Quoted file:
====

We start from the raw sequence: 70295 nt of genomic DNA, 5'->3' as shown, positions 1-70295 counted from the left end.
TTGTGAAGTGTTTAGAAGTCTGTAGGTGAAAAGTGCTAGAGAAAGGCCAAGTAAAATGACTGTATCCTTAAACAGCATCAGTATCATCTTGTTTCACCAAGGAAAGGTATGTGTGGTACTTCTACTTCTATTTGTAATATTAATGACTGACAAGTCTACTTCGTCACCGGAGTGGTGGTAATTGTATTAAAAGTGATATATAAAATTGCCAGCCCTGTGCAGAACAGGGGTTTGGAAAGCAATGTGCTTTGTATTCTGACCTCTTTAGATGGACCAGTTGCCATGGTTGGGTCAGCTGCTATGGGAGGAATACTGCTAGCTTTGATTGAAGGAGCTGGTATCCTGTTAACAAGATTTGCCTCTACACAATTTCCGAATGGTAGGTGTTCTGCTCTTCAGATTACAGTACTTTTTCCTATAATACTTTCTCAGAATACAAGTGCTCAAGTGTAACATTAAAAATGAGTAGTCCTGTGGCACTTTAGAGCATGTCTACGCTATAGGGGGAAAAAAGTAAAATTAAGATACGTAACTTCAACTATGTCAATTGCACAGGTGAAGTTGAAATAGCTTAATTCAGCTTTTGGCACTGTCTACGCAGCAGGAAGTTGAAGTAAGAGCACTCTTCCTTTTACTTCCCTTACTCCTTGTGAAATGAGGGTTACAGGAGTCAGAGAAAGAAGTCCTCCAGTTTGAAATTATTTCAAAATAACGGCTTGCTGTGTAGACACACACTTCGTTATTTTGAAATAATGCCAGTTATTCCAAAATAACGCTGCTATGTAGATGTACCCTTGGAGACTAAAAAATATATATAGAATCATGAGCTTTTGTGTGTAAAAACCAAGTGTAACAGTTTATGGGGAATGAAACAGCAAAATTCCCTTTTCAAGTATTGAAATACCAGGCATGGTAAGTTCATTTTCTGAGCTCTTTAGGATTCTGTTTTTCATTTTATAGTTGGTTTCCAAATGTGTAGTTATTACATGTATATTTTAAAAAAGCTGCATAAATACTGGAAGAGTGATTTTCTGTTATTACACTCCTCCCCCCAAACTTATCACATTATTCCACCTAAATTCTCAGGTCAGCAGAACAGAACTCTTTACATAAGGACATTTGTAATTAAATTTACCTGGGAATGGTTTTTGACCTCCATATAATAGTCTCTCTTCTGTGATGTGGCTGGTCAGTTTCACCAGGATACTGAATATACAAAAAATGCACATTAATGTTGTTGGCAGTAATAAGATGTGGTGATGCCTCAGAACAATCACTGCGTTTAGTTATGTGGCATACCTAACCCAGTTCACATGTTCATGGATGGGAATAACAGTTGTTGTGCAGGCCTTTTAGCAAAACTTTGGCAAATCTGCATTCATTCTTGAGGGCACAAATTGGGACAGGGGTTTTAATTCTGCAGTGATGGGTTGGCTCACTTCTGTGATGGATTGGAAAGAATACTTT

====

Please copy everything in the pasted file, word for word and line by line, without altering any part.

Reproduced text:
We start from the raw sequence: 70295 nt of genomic DNA, 5'->3' as shown, positions 1-70295 counted from the left end.
TTGTGAAGTGTTTAGAAGTCTGTAGGTGAAAAGTGCTAGAGAAAGGCCAAGTAAAATGACTGTATCCTTAAACAGCATCAGTATCATCTTGTTTCACCAAGGAAAGGTATGTGTGGTACTTCTACTTCTATTTGTAATATTAATGACTGACAAGTCTACTTCGTCACCGGAGTGGTGGTAATTGTATTAAAAGTGATATATAAAATTGCCAGCCCTGTGCAGAACAGGGGTTTGGAAAGCAATGTGCTTTGTATTCTGACCTCTTTAGATGGACCAGTTGCCATGGTTGGGTCAGCTGCTATGGGAGGAATACTGCTAGCTTTGATTGAAGGAGCTGGTATCCTGTTAACAAGATTTGCCTCTACACAATTTCCGAATGGTAGGTGTTCTGCTCTTCAGATTACAGTACTTTTTCCTATAATACTTTCTCAGAATACAAGTGCTCAAGTGTAACATTAAAAATGAGTAGTCCTGTGGCACTTTAGAGCATGTCTACGCTATAGGGGGAAAAAAGTAAAATTAAGATACGTAACTTCAACTATGTCAATTGCACAGGTGAAGTTGAAATAGCTTAATTCAGCTTTTGGCACTGTCTACGCAGCAGGAAGTTGAAGTAAGAGCACTCTTCCTTTTACTTCCCTTACTCCTTGTGAAATGAGGGTTACAGGAGTCAGAGAAAGAAGTCCTCCAGTTTGAAATTATTTCAAAATAACGGCTTGCTGTGTAGACACACACTTCGTTATTTTGAAATAATGCCAGTTATTCCAAAATAACGCTGCTATGTAGATGTACCCTTGGAGACTAAAAAATATATATAGAATCATGAGCTTTTGTGTGTAAAAACCAAGTGTAACAGTTTATGGGGAATGAAACAGCAAAATTCCCTTTTCAAGTATTGAAATACCAGGCATGGTAAGTTCATTTTCTGAGCTCTTTAGGATTCTGTTTTTCATTTTATAGTTGGTTTCCAAATGTGTAGTTATTACATGTATATTTTAAAAAAGCTGCATAAATACTGGAAGAGTGATTTTCTGTTATTACACTCCTCCCCCCAAACTTATCACATTATTCCACCTAAATTCTCAGGTCAGCAGAACAGAACTCTTTACATAAGGACATTTGTAATTAAATTTACCTGGGAATGGTTTTTGACCTCCATATAATAGTCTCTCTTCTGTGATGTGGCTGGTCAGTTTCACCAGGATACTGAATATACAAAAAATGCACATTAATGTTGTTGGCAGTAATAAGATGTGGTGATGCCTCAGAACAATCACTGCGTTTAGTTATGTGGCATACCTAACCCAGTTCACATGTTCATGGATGGGAATAACAGTTGTTGTGCAGGCCTTTTAGCAAAACTTTGGCAAATCTGCATTCATTCTTGAGGGCACAAATTGGGACAGGGGTTTTAATTCTGCAGTGATGGGTTGGCTCACTTCTGTGATGGATTGGAAAGAATACTTT